Three-wheeled e-scooter offers added stability, but still leans into turns
By Ben Coxworth
June 17, 2013
While electric scooters are considerably cheaper and easier to park than electric cars, many people are still put off by the idea of having to balance on two wheels. Germany’s Fraunhofer Institute for Industrial Engineering is addressing that problem, with its leaning three-wheeled Electromobile City Scooter.
Ordinarily, trikes can’t lean into turns. On the Fraunhofer scooter, however, the two air-sprung rear wheels are suspended separately, allowing them to move independently of one another. It’s a setup that we’ve seen at least once before, on the Deliver-E Trike.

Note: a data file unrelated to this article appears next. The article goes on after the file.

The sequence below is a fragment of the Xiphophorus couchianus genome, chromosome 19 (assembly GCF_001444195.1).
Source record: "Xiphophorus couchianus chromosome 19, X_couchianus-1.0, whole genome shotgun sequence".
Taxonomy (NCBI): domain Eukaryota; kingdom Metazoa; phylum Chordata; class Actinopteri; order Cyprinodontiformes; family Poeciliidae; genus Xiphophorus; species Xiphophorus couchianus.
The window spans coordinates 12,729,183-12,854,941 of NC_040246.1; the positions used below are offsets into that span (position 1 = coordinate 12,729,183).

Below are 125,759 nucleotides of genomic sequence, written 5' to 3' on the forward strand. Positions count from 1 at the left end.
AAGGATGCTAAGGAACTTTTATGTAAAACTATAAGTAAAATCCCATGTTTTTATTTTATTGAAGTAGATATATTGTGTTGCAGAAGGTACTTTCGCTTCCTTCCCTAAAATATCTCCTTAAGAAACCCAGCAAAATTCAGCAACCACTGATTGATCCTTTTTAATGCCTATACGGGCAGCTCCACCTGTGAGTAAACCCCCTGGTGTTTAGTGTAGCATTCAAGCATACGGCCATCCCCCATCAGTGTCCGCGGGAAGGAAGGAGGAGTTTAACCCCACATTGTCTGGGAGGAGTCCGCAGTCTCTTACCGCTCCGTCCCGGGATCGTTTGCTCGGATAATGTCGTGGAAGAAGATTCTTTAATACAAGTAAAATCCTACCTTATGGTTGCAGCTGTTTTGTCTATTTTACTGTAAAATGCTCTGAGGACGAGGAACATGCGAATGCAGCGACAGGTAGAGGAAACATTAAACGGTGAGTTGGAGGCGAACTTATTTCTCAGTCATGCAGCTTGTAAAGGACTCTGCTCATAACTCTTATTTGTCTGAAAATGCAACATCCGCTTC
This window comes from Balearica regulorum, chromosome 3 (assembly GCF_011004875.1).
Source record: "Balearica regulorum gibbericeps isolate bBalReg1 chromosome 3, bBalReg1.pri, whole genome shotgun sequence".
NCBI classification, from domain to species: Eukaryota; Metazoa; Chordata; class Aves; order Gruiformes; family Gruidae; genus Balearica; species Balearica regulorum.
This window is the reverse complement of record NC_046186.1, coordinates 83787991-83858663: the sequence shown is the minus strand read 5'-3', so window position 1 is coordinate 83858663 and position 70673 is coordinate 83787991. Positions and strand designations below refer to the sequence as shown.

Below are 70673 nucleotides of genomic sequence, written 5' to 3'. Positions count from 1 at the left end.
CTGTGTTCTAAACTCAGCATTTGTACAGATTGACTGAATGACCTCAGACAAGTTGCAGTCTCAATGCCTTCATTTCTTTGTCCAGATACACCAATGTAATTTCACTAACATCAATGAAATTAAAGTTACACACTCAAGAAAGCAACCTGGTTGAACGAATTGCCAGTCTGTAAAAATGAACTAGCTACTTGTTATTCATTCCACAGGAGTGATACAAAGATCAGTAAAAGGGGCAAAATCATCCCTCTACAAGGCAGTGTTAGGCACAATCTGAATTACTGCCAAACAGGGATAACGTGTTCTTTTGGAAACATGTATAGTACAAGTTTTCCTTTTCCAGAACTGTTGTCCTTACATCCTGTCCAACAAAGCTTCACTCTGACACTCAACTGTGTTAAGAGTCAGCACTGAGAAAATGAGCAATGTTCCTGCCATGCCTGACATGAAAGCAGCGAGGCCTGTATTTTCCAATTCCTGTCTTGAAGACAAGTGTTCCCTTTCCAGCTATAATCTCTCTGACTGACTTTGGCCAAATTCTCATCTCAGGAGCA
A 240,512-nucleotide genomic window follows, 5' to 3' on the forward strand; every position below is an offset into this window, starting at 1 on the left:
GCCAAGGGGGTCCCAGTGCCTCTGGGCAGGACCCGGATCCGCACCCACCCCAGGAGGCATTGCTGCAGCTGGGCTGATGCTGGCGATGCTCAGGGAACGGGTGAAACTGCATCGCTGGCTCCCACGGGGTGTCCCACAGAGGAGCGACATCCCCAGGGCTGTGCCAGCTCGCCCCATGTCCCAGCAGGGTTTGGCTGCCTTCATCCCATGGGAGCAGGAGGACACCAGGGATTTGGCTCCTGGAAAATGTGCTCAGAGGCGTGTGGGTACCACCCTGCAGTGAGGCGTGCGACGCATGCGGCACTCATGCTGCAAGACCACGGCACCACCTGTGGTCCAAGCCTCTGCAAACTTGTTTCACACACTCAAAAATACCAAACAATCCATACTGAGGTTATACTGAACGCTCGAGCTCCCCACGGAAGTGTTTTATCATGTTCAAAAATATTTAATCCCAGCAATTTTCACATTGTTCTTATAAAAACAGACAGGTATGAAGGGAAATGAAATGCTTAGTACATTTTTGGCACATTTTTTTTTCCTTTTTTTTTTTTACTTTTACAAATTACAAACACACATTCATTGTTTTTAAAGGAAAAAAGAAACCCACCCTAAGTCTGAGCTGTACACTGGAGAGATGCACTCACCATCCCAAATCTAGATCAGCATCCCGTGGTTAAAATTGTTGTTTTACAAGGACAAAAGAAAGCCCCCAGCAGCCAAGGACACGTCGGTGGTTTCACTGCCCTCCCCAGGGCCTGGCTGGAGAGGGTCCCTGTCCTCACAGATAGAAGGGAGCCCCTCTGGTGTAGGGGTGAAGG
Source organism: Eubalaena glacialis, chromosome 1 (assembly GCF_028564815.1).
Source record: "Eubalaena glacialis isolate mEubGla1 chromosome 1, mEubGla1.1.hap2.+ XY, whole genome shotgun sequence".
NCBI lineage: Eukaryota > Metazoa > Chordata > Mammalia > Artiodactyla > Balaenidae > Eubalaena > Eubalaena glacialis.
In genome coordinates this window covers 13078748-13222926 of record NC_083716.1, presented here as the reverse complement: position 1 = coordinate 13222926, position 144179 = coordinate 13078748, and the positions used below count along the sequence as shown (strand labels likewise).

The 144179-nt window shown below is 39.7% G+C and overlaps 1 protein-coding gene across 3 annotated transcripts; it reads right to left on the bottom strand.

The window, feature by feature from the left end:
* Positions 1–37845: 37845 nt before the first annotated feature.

For the current Electromobile City Scooter demonstrator vehicle, engineering firm GreenIng simply removed the single rear wheel assembly from an existing E-max 110S electric scooter, and swapped in Fraunhofer’s double rear wheels.
“We demonstrated that our idea works on a real scooter,” says project leader Daniel Borrmann. “In the next step, we want to make the vehicle even more comfortable. For example, by means of systems for riding helmet-free, for protecting riders from the elements, and for luggage storage.” Other possibilities include smartphone integration, a heads-up display, inductive charging and an anti-theft system.
The scooter can be seen in use in the video below.
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